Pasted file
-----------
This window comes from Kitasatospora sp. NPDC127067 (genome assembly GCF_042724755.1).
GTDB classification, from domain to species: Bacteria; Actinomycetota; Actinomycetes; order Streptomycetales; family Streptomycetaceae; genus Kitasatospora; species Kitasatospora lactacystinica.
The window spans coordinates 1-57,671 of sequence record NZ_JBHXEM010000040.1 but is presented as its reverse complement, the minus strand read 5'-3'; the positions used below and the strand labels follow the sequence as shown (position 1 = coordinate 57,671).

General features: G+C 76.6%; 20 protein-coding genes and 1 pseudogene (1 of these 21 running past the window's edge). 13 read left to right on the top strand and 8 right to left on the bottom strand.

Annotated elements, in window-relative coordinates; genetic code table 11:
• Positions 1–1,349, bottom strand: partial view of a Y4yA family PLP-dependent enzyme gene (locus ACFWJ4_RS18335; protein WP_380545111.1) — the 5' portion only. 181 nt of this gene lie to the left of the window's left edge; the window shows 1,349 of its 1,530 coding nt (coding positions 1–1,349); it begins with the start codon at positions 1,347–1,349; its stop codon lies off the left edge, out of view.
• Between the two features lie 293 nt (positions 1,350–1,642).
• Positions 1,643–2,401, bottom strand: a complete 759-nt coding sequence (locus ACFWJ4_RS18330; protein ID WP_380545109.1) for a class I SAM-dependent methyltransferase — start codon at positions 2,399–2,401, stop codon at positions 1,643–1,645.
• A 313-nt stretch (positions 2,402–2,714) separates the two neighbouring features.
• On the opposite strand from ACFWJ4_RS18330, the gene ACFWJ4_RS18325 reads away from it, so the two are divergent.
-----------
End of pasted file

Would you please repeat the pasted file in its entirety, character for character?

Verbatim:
This window comes from Kitasatospora sp. NPDC127067 (genome assembly GCF_042724755.1).
GTDB classification, from domain to species: Bacteria; Actinomycetota; Actinomycetes; order Streptomycetales; family Streptomycetaceae; genus Kitasatospora; species Kitasatospora lactacystinica.
The window spans coordinates 1-57,671 of sequence record NZ_JBHXEM010000040.1 but is presented as its reverse complement, the minus strand read 5'-3'; the positions used below and the strand labels follow the sequence as shown (position 1 = coordinate 57,671).

General features: G+C 76.6%; 20 protein-coding genes and 1 pseudogene (1 of these 21 running past the window's edge). 13 read left to right on the top strand and 8 right to left on the bottom strand.

Annotated elements, in window-relative coordinates; genetic code table 11:
• Positions 1–1,349, bottom strand: partial view of a Y4yA family PLP-dependent enzyme gene (locus ACFWJ4_RS18335; protein WP_380545111.1) — the 5' portion only. 181 nt of this gene lie to the left of the window's left edge; the window shows 1,349 of its 1,530 coding nt (coding positions 1–1,349); it begins with the start codon at positions 1,347–1,349; its stop codon lies off the left edge, out of view.
• Between the two features lie 293 nt (positions 1,350–1,642).
• Positions 1,643–2,401, bottom strand: a complete 759-nt coding sequence (locus ACFWJ4_RS18330; protein ID WP_380545109.1) for a class I SAM-dependent methyltransferase — start codon at positions 2,399–2,401, stop codon at positions 1,643–1,645.
• A 313-nt stretch (positions 2,402–2,714) separates the two neighbouring features.
• On the opposite strand from ACFWJ4_RS18330, the gene ACFWJ4_RS18325 reads away from it, so the two are divergent.